Recently I went shopping for a white blouse. I’ve gone shopping for a white blouse in the past, but never found one I liked enough to buy. Finally, the need for a white blouse in my wardrobe became great enough that I decided I wasn’t leaving Jordan Creek Mall without one. At my fourth store, I found the perfect one: true white color, plain collar, soft fabric — the works. And available in every size but mine (small). I bought the medium. So it’ll just be a little big, no big deal!
Sound familiar? This wasn’t my first incident. I’ve even described my shoe size in the past as “eight, but I can be a 7.5 or 8.5 for a really cute pair.” And those free T-shirts they hand out with promotions or at events, or when you sign up to receive emails for the rest of your life — why are they always size XXL? You take them anyway, because they’re free, but wearing it will just make you look huge.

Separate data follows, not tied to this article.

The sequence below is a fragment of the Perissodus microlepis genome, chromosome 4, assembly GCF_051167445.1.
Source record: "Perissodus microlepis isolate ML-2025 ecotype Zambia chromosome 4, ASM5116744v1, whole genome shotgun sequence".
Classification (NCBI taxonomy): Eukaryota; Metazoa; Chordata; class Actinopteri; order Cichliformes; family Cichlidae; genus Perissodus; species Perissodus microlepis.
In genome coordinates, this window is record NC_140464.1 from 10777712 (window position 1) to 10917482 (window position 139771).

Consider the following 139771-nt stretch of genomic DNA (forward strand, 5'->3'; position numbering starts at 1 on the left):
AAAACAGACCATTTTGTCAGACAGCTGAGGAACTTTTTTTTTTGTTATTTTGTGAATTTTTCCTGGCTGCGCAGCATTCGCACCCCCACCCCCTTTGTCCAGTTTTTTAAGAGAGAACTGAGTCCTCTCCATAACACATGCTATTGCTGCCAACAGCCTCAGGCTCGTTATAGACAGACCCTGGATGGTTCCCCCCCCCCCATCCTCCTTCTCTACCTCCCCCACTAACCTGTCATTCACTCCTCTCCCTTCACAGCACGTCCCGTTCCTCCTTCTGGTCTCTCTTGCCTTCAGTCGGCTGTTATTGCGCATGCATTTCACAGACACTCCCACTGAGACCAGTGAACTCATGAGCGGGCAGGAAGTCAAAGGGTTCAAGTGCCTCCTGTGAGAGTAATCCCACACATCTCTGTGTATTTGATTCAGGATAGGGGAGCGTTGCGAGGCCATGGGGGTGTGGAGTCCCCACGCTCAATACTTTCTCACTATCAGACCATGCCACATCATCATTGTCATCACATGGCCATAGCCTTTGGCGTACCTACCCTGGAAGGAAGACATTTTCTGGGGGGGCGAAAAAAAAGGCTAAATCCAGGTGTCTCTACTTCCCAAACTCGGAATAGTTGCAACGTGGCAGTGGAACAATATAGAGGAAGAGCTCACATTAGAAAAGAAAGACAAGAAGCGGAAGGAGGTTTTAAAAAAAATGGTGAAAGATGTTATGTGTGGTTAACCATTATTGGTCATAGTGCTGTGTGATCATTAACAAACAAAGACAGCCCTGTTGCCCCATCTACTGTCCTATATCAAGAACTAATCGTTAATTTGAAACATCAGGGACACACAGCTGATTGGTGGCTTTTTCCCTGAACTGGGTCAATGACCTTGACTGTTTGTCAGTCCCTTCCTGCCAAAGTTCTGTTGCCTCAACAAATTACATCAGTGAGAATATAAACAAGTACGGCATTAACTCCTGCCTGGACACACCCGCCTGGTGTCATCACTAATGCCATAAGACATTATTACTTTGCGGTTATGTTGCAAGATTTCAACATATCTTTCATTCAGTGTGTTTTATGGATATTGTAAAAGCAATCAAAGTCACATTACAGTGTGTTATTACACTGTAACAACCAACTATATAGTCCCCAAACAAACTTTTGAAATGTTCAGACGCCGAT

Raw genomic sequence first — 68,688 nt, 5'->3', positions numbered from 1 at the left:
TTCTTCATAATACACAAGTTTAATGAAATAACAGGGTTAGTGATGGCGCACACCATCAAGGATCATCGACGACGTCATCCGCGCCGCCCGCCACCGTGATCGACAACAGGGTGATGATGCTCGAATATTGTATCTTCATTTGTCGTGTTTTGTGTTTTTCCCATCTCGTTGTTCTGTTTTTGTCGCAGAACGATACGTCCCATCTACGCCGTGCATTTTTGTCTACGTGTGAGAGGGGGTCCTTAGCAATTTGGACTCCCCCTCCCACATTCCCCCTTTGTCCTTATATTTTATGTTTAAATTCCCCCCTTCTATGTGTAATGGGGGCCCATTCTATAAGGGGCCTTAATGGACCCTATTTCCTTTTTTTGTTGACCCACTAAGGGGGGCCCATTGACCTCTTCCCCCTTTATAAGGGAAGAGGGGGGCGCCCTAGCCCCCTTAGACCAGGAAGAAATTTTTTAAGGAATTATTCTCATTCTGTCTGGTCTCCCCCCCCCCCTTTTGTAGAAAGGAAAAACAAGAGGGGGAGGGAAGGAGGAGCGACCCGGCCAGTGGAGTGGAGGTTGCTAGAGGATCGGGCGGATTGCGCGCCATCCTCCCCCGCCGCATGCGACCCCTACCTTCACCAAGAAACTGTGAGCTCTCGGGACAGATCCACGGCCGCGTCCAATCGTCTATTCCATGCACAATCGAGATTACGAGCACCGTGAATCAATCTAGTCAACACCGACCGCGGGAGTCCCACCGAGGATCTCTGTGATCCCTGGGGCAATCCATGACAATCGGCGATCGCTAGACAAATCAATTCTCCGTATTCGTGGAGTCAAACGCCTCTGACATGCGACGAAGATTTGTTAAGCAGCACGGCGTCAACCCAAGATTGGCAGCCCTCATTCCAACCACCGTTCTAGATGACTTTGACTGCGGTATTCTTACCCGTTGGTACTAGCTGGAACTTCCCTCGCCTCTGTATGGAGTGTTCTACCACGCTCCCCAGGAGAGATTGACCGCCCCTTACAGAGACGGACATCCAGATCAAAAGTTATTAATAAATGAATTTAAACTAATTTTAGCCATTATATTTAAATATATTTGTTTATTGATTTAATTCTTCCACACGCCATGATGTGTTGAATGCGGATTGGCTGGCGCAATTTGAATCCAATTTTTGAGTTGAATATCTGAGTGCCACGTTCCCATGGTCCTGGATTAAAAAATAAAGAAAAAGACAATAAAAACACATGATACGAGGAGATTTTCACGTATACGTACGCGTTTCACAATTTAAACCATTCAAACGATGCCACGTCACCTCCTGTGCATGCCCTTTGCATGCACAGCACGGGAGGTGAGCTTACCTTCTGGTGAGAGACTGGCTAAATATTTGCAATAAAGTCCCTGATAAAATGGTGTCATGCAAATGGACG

The real deal is that the fit of clothing is really important. Yes, sizes might vary from store to store. You might be a large at H&M and a small at Gap, a six at one store and an eight at another. The shape of shirts, the cut of dresses, the stretch in denim — these are all things that vary from brand to brand and have a huge impact on the way clothes look on. That’s why it’s better just to try things on.
Yes — big, baggy clothes or clothing that is too tight, can make you look bigger. Think Goldilocks when you shop and wait until you find a piece that is just right. Take the blouse for instance; it should be loose enough that you can lift your shoulders above your head comfortably. Jeans should be a little snug when you buy them, because they’ll stretch as they’re worn. Keep in mind that if you don’t love it in the store/fitting room, you’re not going to love it at home. Case and point: I’ve still got an absolutely adorable pair of size 7.5 fuchsia heels in their box because, cute as they are, they don’t fit.